The problem is that in order to access the funds that are available in each country, the project must fulfill certain requirements in each country that make it worthy of receiving their funds. And in order to access these funds, you will need a coproducer from each country who will be the liaison between their funding bodies and the production. The requirements of each film fund typically states that a certain number of cast and crew roles must be filled by citizens of their country. There, my friend, is the rub.

For me, I want to get money from all of the countries. However, for the countries, each wants as many of their own citizens working on the film as possible -- rightly so. Often, it's just not possible to meet the requirements in all of the countries. And the more you piecemeal, the more paperwork and deals and negotiating that you have to deal with, which can make your head spin. 

This is where the puzzle piecing comes in: Which countries will provide the greatest access to funding? 

On top of the funding frenzy in Europe, I must be concerned with funding from America. European coproductions usually allow for no more than 30% American funding. But that 30% does need to be found and often needs to be in place prior to the European financing being triggered. So though the European coproduction system is a viable funding source should your project meet their requirements, it's definitely an organizational challenge. If you're good at puzzles then it might be right for you.


Monday, March 9, 2009

On Location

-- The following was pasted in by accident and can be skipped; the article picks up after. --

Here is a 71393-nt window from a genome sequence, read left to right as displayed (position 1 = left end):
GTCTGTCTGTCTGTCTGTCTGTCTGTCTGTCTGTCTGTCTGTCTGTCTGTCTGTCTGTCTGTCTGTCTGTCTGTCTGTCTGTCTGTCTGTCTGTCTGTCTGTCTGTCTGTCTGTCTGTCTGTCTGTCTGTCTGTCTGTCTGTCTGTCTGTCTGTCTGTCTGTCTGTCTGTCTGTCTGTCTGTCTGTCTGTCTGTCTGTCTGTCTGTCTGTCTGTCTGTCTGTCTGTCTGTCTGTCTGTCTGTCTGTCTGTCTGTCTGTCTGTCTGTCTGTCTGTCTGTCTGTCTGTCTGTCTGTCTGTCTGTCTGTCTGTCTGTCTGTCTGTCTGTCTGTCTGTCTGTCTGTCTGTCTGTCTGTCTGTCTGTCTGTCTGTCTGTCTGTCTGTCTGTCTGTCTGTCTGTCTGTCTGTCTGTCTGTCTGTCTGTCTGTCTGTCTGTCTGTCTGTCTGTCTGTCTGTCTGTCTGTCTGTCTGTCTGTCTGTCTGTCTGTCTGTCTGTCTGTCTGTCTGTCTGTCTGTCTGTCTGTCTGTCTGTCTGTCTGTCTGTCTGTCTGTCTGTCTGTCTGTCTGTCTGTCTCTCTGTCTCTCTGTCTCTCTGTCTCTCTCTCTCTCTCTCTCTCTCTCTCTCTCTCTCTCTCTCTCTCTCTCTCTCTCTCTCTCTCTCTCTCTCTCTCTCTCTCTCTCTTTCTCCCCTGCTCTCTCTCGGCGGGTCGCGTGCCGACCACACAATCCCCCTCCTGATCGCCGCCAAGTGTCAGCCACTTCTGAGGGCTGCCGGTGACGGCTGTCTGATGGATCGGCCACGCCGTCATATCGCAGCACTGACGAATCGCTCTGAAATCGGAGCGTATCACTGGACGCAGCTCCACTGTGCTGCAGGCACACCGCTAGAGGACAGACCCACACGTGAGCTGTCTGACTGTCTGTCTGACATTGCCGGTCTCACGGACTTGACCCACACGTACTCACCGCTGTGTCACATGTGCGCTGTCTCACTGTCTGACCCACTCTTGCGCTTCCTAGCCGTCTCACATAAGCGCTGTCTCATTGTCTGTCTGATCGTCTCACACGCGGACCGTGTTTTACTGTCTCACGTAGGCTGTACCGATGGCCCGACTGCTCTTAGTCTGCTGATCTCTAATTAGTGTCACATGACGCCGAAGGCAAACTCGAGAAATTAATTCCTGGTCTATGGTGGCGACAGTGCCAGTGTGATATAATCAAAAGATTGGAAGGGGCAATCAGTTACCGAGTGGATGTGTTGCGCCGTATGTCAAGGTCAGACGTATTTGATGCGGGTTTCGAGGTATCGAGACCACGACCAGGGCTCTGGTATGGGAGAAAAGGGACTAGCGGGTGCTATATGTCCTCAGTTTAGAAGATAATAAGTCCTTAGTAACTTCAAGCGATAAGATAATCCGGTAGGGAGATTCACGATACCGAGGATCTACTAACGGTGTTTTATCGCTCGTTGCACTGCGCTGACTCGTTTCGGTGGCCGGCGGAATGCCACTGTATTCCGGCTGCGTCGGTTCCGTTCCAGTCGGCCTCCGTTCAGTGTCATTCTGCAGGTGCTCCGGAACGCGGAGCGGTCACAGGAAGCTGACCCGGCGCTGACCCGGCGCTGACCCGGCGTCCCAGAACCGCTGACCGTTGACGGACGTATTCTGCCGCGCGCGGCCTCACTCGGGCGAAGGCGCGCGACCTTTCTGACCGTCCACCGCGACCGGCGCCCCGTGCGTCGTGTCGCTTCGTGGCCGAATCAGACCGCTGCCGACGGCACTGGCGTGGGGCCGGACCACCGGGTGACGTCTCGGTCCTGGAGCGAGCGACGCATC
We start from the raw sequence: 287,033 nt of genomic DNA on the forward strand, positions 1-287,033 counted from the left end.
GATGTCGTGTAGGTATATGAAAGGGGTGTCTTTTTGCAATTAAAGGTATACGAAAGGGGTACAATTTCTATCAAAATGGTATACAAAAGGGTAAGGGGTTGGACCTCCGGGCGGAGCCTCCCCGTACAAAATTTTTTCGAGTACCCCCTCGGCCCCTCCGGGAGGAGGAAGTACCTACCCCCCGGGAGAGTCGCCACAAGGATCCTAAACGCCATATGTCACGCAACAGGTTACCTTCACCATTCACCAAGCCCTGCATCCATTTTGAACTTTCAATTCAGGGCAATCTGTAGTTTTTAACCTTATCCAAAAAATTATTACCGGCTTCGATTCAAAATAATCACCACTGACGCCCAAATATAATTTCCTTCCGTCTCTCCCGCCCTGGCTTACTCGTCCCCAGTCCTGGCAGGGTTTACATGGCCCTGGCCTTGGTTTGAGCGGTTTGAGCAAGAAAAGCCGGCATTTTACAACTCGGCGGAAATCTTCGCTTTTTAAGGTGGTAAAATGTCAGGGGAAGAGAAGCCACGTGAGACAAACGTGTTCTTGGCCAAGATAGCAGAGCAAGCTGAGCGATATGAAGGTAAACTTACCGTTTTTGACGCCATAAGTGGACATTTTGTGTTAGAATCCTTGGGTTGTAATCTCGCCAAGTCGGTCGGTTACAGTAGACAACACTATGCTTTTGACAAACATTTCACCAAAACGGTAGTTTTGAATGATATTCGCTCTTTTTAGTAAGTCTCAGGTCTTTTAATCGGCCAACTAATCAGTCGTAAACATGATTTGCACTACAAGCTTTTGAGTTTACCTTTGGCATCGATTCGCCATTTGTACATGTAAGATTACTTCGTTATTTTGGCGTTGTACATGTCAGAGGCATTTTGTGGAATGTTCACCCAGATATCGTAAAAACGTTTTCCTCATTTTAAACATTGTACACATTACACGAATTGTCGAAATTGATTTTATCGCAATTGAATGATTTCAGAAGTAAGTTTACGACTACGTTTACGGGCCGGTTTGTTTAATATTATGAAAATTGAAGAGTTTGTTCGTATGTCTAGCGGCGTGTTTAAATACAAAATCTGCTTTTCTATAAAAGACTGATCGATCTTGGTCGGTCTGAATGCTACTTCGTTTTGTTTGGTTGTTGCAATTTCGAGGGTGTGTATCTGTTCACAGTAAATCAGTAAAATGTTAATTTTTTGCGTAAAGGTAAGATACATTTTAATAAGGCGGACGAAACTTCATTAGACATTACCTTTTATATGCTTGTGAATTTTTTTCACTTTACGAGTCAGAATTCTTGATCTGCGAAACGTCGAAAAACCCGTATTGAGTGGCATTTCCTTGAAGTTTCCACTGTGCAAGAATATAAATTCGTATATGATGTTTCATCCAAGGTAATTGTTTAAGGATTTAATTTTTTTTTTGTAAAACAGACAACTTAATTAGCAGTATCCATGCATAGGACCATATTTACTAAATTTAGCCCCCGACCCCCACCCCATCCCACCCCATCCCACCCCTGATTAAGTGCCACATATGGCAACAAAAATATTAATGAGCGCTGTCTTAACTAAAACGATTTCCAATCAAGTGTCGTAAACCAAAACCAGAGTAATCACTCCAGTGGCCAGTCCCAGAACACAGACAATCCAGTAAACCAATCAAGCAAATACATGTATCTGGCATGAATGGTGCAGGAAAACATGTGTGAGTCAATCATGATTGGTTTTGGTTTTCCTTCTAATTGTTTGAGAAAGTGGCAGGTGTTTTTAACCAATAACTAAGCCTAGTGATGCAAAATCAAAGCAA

I was in Seattle this weekend and reminded of all the adventures I have had as a filmmaker "on location." Going "on location" usually has me working outside of California in beautiful, interesting settings. So on top of being able to tell stories, I get to see and work in incredible regions that I wouldn't necessarily otherwise even visit. 

Working on location is a lot of work but also a lot of fun. You have to try to set up as much as you can from your home base and then head to the location and start living there as much as three months before filming. It's important to live there and get the lay of the land, hire the crew and lock in the equipment. 

It can wreak havoc on your personal life, especially if you have kids. But it's definitely doable. My husband and I have the rule that if I am out of town, we need to make plans to see one another at least every three weeks. So if I'm on location for six months, I either fly home every third week or my husband visits me. 

The first thing I do when I pick a location for filming is reach out to the film office in the region. They usually have a production guide with a list of all the vendors in the area as well as crew lists of regional crew. 

From there, it's a juggling act -- life, work, art, home -- and a whole heck of a lot of fun and adventure along the way. 

Saturday, March 7, 2009

Drama Is Everywhere